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Milk for Your Child’s Healthy Mouth

Calcium is important for children's growing bones and healthy mouth. Calcium helps keep the teeth, gums, and jawbones strong.

Studies show that most kids don't get the calcium they need. In fact, more than half of teenage boys and girls don't get enough calcium. Bones grow most during the childhood and teenage years.

By eating and drinking foods with calcium, children and teens can build up calcium-rich bones for now and for when they are adults. This calcium helps keep bones strong and may prevent them from getting fragile and breaking later in life.

Milk and other dairy foods are excellent sources of calcium. Calcium is a mineral that helps make teeth strong and healthy. Even before baby teeth and adult teeth come in, they need calcium. And after teeth come in, they continue to take in calcium so they can develop fully. Calcium makes gums healthy. Getting enough calcium as a young adult may help prevent gum disease later in life. Calcium makes jawbones strong and healthy too. Jawbones need to be strong - they hold the teeth in place.

According to the Dietary Reference Intakes for Calcium, National Academy of Sciences, 1997, one 8-oz glass of milk contains 300mg of calcium. Children between ages 1-3 need about 500mg of calcium (one and on-half glass of milk). Children between 4-8 years old need about 800mg of calcium (two glasses of milk). And children of 9-18 years old need 1300 mg (four glasses of milk).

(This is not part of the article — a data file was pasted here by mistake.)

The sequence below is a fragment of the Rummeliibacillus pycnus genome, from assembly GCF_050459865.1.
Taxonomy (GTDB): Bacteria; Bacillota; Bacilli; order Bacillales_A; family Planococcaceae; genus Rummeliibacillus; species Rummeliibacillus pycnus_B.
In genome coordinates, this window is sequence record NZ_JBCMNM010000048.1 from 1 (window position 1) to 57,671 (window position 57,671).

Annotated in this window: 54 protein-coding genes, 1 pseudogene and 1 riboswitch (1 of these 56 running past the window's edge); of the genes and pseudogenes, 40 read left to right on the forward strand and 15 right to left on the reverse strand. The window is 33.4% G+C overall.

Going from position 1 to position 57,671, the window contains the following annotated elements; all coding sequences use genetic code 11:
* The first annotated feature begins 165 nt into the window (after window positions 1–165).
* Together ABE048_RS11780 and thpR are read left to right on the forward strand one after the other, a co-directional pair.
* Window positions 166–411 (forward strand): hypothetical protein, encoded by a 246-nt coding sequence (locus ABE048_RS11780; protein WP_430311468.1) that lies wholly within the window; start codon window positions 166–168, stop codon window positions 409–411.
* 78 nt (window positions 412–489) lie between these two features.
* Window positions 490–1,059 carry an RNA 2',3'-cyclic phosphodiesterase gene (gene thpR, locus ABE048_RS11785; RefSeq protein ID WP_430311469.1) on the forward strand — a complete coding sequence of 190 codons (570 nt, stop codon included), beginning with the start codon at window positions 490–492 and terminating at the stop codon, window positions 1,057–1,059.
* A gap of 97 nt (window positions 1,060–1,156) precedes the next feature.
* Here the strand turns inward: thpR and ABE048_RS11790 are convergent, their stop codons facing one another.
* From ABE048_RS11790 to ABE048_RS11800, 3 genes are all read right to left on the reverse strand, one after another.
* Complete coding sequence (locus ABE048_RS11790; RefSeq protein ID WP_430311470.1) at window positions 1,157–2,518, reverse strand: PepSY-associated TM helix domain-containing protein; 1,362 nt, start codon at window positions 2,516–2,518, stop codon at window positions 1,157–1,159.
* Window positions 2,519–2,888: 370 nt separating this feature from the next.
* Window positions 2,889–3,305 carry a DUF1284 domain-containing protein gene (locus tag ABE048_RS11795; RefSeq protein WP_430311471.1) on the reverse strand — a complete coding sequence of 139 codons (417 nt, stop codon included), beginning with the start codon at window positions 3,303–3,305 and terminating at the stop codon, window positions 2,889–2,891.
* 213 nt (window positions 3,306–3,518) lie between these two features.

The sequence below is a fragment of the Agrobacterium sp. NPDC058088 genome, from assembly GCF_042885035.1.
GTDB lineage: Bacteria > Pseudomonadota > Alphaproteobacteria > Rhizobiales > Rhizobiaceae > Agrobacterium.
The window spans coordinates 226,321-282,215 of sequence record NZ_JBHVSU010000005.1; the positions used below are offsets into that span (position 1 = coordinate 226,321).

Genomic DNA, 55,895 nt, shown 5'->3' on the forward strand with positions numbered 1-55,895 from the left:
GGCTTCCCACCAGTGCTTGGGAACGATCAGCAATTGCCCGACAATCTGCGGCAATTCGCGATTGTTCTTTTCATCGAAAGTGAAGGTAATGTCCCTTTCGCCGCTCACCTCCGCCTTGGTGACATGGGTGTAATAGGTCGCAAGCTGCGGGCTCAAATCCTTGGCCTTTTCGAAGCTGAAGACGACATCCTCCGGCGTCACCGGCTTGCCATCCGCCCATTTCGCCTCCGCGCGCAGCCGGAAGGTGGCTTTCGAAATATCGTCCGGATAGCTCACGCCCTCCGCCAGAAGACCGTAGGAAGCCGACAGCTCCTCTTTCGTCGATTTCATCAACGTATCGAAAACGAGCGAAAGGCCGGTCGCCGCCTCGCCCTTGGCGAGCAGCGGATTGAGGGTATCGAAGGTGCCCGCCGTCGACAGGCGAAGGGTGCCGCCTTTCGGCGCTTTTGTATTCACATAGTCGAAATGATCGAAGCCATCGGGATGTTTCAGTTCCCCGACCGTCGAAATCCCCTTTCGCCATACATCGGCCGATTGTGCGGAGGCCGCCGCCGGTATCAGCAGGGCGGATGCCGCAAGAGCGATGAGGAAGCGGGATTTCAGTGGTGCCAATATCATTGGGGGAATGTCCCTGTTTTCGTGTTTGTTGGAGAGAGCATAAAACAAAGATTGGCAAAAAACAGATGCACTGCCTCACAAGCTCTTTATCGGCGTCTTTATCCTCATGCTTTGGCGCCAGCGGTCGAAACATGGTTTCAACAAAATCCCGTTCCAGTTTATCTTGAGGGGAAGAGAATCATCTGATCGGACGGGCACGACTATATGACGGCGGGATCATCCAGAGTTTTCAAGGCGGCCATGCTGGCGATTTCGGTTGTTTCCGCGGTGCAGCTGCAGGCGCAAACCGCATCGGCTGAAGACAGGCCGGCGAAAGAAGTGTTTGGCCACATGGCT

Kids can get calcium from:

  • Milk and other dairy foods, like cheese and yogurt, are very good sources of calcium. One 8-ounce glass of milk has about 300 milligrams of calcium. Just a few glasses can go a long way toward giving kids the calcium they need each day. Milk also has other vitamins and minerals that are good for teeth and bones. The vitamin D in milk helps the body absorb calcium.
  • Other healthy foods with calcium are dark green, leafy vegetables; orange juice with calcium added; and soy milk with calcium added.

The American Academy of Pediatrics recommends the following types of milk for children:

  • Babies under one year old should have breast milk or formula with iron added.
  • Children ages one to two should drink whole milk.
  • Children ages two to five should be gradually switched to fat-free (skim) or low-fat (1%) milk.

Food labels can tell you how much calcium is in one serving of a food. Look at the % Daily Value next to the calcium number on the food label.

  • Try to eat and drink foods with 20% or more Daily Value of calcium (like milk). These foods are good sources of calcium.
  • A food with 5% Daily Value or less has just a little calcium.
  • For most adults, 100% Daily Value = 1,000 milligrams of calcium - but children ages 9-18 need extra calcium, or 130% of the Daily Value. This age group needs 1,300 milligrams, an additional 300 milligrams of calcium each day. That means one extra 8-ounce glass of milk or extra servings of another calcium-rich food.

Not everyone can drink milk. Some people get an upset stomach if they drink milk or eat dairy products. This may be (but is not always) a sign of lactose intolerance. Lactose is the sugar found in milk and dairy foods. When lactose is not digested it may cause an upset stomach, bloating, diarrheaPsychology Articles, and gas. Lactose intolerance is not common in young children. It is much less of a problem if milk or dairy foods are taken with meals. Talk to your pediatrician if you think your child might have trouble digesting milk and dairy foods.

Source: Free Articles from ArticlesFactory.com

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